One thing is clear: At best, Mitt Romney is a work in progress.
Mr. Romney is under attack for being a hugely successful private equity banker at Bain Capital. Bain identified distressed companies and found value in them for shareholders, investors and, ultimately, consumers. When things worked right, Mr. Romney and his team streamlined firms and injected fresh capital, and helped companies thrive by returning them to their "core competencies."
He took his turnaround skills to the Winter Olympics (and, he argues, to the governor's mansion in Massachusetts). When the 2002 Games were in utter disarray, he swooped in, cut out all the self-dealing nonsense by consultants and contractors, made the fat cats and moochers pay for their own meals, and got things back on track.
It's an impressive record, but it doesn't prove he knows how to "create jobs." Investors and businessmen don't search out ways to create jobs. They search out ways to create wealth.
The private equity business came into existence because too many industries had become bloated and lazy by the 1980s, unable to compete with emerging economies around the globe. Most of that bloat is gone. Decades of global competition and the huge productivity gains from the computer and Internet revolutions have seen to that.
Where does bloat keep on a-bloating? I'll give you one guess.
Contrary to liberal talking points, conservatives don't oppose government per se. If we did, we wouldn't glorify the Constitution as much as we do. After all, the one thing the Constitution does is create the federal government.
Conservatives and libertarians believe the federal government should only do those things the federal government should do. Other important things -- and there are many -- should be taken care of by, yes, state and local governments, but also by individuals, families, churches, charities and so on. In other words, government should get back to its core competencies and pass on the savings to the shareholders: the taxpayers.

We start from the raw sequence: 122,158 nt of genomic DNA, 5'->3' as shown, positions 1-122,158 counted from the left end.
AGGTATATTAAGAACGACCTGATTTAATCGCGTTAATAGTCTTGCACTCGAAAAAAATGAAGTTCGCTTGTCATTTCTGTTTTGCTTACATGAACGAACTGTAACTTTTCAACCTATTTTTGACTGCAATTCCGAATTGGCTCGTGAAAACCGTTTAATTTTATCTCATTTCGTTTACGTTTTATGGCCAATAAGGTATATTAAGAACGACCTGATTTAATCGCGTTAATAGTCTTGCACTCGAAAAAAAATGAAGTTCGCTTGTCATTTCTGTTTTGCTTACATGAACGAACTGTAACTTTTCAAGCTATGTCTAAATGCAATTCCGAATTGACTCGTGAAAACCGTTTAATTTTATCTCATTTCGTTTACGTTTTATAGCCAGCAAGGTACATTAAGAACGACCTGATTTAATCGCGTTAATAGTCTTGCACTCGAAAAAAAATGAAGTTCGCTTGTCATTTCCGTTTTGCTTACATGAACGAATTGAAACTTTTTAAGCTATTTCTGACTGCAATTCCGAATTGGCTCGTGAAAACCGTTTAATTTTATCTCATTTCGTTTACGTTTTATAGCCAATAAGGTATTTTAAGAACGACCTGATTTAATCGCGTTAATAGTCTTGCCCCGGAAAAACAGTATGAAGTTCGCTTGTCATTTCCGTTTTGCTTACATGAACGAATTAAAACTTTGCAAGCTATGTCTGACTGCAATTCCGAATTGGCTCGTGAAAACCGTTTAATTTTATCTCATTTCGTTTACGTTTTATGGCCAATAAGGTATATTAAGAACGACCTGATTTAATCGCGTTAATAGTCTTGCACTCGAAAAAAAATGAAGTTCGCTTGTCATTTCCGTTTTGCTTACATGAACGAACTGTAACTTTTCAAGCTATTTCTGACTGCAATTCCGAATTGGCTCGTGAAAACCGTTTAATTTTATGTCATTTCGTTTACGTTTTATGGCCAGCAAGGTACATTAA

If you don't think government is more bloated than Dom DeLuise with an allergic shellfish reaction, you simply haven't been paying attention. Yes, regulations hurt the private sector, but they also hamper the public sector, making it impossible for it to do what it should. The government that built the Pentagon in 16 months would probably need at least that long just to get a meeting with the EPA today.
Why did President Barack Obama have to spend billions to discover that there's no such thing as shovel-ready jobs? Not because there aren't enough workers eager to pick up shovels and paychecks, but because there aren't nearly enough bureaucrats willing to put down their clipboards.
A Government Accountability Office study last year found that more than 100 programs deal with surface transportation, 82 monitor teacher quality, 47 manage job-training programs, nearly two dozen offices or programs deal with homelessness, and some 15 agencies or offices handle food safety. Five outfits focus on getting the feds to use less gasoline. Maybe they should carpool?
And those are just redundancies; imagine how many stupid things such programs are doing. According to Sen. Tom Coburn's "Wastebook," the list is endless -- from subsidizing "pancakes for yuppies" in Washington, D.C., to maintaining a video game preservation center in New York. It's enough to make a cowboy poet cry. And don't get me started on Obama's venture socialism projects.
In nearly every sphere of life not tainted by government involvement, technology and market efficiencies have made things cheaper for the average American. According to American Enterprise Institute economist Mark Perry, color TVs from the 1964 Sears Christmas Catalog cost $750 to $800. In 2011 dollars, that would buy you not just a much better flat-screen TV, but also a refrigerator, microwave oven, washer, dryer, laptop, iPod, GPS device, DVD player and stereo -- with money to spare.
Meanwhile, higher education, health care and other services distorted by government interference only get more expensive and bureaucratic. Incompetent teachers can't be fired; competent ones can't be rewarded. Unfunded liabilities and entitlements threaten to destroy the country. And so on.
Obviously, cost-cutting is only part of the story. The government meddles in our lives in non-economic ways too. But as Rep. Ron Paul would tell you, a government that stops wasting the people's money by definition stops meddling in our lives.
If Mr. Romney were more adept and philosophically grounded, he could make the case that he's the guy to turn around government. You can hear him trying, but he's not there yet.
Jonah Goldberg is editor-at-large of National Review Online and a visiting fellow at the American Enterprise Institute. His email is JonahsColumn@aol.com.Copyright © 2015, Los Angeles Times